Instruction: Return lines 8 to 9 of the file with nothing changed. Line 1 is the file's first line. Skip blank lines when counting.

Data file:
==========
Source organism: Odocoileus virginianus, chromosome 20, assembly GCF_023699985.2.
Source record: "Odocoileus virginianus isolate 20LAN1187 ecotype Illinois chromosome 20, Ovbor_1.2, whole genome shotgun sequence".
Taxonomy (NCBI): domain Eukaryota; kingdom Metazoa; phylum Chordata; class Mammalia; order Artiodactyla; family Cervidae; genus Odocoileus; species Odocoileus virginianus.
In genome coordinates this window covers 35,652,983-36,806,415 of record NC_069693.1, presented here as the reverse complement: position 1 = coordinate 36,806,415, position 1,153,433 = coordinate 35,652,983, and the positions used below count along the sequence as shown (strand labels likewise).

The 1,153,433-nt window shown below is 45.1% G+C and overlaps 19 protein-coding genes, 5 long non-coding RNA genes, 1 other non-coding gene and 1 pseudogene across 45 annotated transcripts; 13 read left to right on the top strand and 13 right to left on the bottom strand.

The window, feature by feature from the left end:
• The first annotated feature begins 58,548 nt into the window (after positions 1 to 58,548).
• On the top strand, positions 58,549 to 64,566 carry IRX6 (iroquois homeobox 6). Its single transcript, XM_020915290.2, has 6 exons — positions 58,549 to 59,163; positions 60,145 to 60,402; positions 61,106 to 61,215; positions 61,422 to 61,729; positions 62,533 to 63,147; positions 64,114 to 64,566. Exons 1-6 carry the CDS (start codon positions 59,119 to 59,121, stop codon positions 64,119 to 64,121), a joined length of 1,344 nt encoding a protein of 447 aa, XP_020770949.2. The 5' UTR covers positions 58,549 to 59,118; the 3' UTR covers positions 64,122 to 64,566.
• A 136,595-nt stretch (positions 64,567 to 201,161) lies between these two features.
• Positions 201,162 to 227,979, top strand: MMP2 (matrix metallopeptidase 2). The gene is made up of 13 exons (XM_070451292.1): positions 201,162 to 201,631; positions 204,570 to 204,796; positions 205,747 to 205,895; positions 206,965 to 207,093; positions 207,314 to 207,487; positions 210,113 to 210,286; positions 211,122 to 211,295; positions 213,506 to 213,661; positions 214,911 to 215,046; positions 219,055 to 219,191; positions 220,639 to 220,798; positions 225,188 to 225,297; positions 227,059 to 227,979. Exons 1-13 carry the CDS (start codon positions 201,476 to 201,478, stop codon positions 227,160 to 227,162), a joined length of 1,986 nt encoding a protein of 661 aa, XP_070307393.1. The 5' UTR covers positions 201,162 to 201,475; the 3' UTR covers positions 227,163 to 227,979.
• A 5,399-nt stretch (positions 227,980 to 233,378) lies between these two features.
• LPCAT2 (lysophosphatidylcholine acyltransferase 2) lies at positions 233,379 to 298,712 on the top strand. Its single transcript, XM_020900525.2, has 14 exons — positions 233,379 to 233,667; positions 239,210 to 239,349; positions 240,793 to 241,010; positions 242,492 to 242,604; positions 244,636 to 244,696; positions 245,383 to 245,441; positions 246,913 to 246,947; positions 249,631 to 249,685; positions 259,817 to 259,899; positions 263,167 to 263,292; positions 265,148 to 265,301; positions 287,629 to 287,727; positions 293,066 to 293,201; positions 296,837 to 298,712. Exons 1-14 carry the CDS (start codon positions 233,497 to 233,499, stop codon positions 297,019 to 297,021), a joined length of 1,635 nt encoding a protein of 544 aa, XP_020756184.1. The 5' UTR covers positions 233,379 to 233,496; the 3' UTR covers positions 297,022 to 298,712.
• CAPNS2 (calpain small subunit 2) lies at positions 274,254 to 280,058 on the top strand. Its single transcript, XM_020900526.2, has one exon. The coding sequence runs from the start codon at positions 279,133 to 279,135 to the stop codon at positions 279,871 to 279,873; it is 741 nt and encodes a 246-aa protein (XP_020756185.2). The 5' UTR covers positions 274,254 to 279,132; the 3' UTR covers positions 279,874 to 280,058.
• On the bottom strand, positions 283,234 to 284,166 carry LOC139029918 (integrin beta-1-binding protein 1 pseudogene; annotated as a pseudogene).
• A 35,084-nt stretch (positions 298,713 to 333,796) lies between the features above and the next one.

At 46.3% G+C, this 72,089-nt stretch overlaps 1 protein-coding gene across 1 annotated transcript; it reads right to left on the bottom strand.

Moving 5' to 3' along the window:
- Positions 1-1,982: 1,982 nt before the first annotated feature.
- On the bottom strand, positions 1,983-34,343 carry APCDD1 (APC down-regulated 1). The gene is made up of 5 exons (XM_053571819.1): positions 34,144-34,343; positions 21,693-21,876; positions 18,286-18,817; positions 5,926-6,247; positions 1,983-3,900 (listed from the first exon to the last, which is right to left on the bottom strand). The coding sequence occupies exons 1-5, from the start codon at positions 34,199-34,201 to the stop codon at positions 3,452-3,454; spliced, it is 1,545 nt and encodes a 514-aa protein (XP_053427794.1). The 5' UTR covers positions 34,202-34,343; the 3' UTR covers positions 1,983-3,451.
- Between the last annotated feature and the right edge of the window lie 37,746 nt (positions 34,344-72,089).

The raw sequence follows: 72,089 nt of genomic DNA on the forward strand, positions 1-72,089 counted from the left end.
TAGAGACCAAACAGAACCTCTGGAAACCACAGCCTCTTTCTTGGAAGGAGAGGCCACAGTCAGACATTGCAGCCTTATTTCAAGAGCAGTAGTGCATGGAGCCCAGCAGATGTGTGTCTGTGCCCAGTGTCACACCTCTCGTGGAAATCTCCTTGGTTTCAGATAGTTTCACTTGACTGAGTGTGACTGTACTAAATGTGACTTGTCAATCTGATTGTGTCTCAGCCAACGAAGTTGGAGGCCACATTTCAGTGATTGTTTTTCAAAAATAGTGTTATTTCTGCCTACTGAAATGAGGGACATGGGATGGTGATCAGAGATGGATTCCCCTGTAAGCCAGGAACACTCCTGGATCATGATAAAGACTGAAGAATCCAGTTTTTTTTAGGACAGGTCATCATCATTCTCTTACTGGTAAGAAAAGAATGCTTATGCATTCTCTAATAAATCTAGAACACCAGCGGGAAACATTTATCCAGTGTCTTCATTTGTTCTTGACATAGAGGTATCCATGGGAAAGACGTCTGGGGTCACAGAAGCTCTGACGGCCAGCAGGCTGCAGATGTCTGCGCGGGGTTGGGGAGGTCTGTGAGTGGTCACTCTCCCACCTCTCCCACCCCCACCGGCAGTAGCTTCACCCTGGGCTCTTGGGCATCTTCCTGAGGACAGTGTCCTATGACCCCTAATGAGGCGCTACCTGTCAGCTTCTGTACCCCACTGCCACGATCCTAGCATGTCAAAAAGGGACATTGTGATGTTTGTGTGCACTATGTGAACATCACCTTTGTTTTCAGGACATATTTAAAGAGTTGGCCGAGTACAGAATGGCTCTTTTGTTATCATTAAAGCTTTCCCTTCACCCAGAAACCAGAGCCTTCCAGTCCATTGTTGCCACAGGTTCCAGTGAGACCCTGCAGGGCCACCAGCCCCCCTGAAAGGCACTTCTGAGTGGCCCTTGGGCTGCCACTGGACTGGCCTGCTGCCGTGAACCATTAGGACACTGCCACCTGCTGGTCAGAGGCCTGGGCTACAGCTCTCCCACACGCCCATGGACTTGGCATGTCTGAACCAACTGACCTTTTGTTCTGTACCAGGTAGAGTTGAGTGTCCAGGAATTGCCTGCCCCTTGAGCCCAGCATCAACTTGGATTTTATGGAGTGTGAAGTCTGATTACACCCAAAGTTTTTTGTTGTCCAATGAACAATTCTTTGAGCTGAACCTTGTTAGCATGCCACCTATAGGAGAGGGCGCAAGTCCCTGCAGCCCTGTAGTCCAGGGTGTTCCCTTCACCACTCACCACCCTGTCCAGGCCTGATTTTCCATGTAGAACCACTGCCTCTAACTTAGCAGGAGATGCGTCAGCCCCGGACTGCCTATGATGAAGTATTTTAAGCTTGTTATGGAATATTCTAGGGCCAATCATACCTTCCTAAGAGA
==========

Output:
• On the top strand, positions 58,549 to 64,566 carry IRX6 (iroquois homeobox 6). Its single transcript, XM_020915290.2, has 6 exons — positions 58,549 to 59,163; positions 60,145 to 60,402; positions 61,106 to 61,215; positions 61,422 to 61,729; positions 62,533 to 63,147; positions 64,114 to 64,566. Exons 1-6 carry the CDS (start codon positions 59,119 to 59,121, stop codon positions 64,119 to 64,121), a joined length of 1,344 nt encoding a protein of 447 aa, XP_020770949.2. The 5' UTR covers positions 58,549 to 59,118; the 3' UTR covers positions 64,122 to 64,566.
• A 136,595-nt stretch (positions 64,567 to 201,161) lies between these two features.